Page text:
I recently watched “Dead Poets Society,” one of my favorite movies, in honor of Robin Williams. His character, Mr. Keating, famously asked the boys to rip out J. Evans Pritchard’s introduction in their textbook on how to read poetry. The Pritchard scale considered the true greatness of a poem based on its level of importance through content and its difficulty in meter and rhyme.
Mr. Keating introduces the reader-response theory to the boys and asks them to not only think about the poet’s intent, but also to consider their own views and thoughts on the poem as equally significant. In Art — yes, with a capital “A” — many philosophers have tried, and mostly failed, to conclude with theories and measurements the true greatness or exceptional beauty that Art can convey.
When we say “Art,” most of us think of the Renaissance painters — Leonardo da Vinci, Titian, Michelangelo, Raphael (some of us try to remember famous names by thinking of the Teenage Mutant Ninja Turtles), etc. Certainly, a Tolstoyan analysis of their paintings would render them the greatest and most beautiful art objects; however, what happens when we consider Cubist paintings, like those of Paul Cezanne, Georges Braque and early Pablo Picasso?
Or Impressionist paintings like those of Claude Monet, Futurist paintings like Umberto Boccioni’s, or a Dadaist’s like Marcel Duchamp’s? Some of these artists even branched into other Art movements as time went by, so how do we measure beauty when you can buy a shovel at a hardware store and then display it at a museum? Has Art become Art for the art critic as opposed to the general public?
There are a lot of questions and very few answers, and as Socrates claimed, we only know the extent of our own ignorance. One big question is, “Does Art have to be beautiful to be Art?” What then is beauty? Some of the greats, like Plato and Aristotle, argued that art objects needed harmony and symmetry that contain order and inspire.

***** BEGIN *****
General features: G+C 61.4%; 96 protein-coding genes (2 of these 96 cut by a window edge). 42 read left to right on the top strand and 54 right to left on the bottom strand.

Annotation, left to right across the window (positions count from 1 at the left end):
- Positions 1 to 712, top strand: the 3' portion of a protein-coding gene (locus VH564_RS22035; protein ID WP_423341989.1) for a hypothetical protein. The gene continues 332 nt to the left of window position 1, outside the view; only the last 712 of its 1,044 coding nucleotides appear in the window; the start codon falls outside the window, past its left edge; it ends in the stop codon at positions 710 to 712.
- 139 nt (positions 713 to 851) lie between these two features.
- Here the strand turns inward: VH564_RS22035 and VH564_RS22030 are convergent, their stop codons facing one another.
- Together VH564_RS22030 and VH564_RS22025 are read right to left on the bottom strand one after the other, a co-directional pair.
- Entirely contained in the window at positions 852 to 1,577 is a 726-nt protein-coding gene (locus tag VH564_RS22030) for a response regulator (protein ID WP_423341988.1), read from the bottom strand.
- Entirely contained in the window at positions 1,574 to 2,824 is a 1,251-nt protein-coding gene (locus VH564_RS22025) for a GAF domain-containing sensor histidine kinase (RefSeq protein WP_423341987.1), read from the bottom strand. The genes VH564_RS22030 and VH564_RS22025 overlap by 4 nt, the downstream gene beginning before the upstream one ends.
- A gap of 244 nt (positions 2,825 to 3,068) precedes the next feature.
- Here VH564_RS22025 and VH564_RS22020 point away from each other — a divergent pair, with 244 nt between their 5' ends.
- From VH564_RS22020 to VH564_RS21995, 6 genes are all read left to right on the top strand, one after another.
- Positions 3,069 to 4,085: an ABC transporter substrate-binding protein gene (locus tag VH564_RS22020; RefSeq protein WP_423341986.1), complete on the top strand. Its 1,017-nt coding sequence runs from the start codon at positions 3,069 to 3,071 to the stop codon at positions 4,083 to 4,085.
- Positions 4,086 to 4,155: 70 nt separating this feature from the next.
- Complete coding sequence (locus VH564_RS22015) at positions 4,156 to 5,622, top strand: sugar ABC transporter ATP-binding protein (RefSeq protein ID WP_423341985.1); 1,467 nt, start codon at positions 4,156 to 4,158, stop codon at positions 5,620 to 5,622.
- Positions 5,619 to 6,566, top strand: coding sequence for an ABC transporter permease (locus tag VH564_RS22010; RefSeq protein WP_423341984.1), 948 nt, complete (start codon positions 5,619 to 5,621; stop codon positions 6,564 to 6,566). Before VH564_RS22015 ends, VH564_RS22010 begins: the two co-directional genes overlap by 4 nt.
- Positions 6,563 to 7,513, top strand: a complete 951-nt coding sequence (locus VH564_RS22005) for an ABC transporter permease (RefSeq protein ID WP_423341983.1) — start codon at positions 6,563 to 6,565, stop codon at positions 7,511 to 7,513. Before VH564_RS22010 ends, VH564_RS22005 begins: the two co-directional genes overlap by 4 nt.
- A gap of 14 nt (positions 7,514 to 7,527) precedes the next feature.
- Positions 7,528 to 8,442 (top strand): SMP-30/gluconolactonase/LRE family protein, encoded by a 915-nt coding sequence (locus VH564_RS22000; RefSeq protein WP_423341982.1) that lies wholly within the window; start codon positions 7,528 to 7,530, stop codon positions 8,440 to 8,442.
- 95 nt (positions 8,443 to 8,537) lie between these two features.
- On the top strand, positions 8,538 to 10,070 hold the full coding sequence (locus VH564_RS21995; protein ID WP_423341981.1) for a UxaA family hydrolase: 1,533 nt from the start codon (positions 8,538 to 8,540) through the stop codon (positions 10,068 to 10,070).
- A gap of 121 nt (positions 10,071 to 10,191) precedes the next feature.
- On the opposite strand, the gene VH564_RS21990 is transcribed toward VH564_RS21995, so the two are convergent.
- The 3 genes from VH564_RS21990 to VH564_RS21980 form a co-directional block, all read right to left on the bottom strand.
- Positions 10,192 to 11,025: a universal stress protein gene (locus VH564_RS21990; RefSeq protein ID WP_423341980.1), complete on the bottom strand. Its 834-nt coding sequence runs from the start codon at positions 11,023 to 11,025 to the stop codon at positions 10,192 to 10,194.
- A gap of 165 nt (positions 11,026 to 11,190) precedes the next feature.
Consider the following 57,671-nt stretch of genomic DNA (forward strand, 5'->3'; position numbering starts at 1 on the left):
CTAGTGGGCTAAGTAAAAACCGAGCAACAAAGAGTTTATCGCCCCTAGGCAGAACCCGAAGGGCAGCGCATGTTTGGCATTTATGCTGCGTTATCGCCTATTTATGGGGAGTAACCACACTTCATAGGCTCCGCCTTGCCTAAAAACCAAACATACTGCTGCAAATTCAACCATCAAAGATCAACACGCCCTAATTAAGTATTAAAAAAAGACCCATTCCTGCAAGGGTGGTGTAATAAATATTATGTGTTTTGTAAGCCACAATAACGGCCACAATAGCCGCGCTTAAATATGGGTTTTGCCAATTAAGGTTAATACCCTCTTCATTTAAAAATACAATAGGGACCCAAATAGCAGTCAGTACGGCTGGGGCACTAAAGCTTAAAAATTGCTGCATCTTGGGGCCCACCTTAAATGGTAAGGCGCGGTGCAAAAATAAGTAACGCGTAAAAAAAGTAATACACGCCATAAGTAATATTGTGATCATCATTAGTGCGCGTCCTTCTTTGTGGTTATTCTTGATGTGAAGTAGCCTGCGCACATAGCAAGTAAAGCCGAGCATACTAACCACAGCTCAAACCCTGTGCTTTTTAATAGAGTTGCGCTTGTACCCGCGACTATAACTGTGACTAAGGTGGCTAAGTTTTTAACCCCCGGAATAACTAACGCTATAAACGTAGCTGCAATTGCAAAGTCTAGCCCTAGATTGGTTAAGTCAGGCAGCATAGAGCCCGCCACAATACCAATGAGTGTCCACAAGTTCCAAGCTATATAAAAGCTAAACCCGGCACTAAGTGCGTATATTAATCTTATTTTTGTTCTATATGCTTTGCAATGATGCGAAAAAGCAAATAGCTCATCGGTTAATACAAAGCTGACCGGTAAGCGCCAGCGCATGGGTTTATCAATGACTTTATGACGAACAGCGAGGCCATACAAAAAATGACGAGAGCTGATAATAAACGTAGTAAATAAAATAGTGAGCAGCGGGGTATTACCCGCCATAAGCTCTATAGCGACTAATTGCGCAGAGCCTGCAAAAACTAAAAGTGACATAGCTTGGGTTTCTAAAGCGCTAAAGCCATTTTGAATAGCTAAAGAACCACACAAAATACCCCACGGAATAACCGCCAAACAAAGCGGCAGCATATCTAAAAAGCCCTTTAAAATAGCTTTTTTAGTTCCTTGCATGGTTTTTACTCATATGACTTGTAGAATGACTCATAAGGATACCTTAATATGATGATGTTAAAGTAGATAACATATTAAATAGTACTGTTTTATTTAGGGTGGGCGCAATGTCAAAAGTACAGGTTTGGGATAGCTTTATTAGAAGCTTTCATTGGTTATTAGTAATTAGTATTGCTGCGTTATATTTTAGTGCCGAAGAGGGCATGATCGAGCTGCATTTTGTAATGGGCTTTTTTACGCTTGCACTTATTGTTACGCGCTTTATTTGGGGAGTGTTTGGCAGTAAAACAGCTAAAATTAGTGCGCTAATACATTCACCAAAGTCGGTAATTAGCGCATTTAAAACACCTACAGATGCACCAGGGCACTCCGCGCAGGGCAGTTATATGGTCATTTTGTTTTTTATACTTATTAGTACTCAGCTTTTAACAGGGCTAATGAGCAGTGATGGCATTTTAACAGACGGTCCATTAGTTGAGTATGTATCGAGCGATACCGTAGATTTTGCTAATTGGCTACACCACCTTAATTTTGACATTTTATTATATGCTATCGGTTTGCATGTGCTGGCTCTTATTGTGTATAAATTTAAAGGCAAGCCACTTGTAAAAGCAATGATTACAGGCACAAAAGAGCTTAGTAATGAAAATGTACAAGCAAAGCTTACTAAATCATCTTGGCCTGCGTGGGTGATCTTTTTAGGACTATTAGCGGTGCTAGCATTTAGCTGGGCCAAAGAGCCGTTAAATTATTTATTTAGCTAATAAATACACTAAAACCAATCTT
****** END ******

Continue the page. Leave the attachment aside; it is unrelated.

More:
Indian artists used symbolism to represent true beauty — one that is associated with gods and their own infinite beauty. Similarly, and for a long while, the Dark Ages were rife with Christian-influenced art through architecture (e.g., the Gothic and romanesque styles), illuminated manuscripts, doorways and mosaics. Anything related to the story of Jesus and his disciples were considered beautiful for a time — despite not having the Baroque aesthetic until the late 1500s, which was considered the greatest representation for art objects up until the 1800s.
Leo Tolstoy had a great deal to say about this type of art, and many people still follow his theory: “(1) The function of art is the transmission of feeling, (2) the criterion for judging the form of art, or art as art, is infectiousness, and (3) the criterion of art is the quality of feelings transmitted.”
Yet, Tolstoy can be criticized not only for his insertion of religious views in his criterion for art, but he can also be rebuked for his measurement of infectiousness — in that how does one get the same feeling as the artist from a painting, and how is that same exact feeling transmitted to others? In a way, Tolstoy shoots himself in the foot, since some art does not necessarily transmit feelings.
As you can see, when it comes to theories on beauty in art, we get to a subject, object dichotomy, which Martin Heidegger famously points out through his dismissal of the aestheticization of art. What is that relationship and how does it affect our perspective of Art? Subjectivity has long been a part of aesthetics, and us trying to come to a conclusion on universal subjectivity is almost impossible.
What Heidegger argues (after pages and pages of dense text), is that true art takes us past subjectivity in our experience of it to a postmodern understanding of what it means for “an entity to be.” That is at least one of the ways he looks at true art, and his complicated theory actually proves to be an intriguing way to look at modern and contemporary art objects.
If you’d like more information on aesthetics, check out plato.stanford.edu! It’s a fantastic way to spend a Saturday night with a box of Oreos. Until next time, happy philosophizing!
Benjamin Sylvester is the president of the Drexel Animal Welfare Group. He can be contacted at firstname.lastname@example.org.
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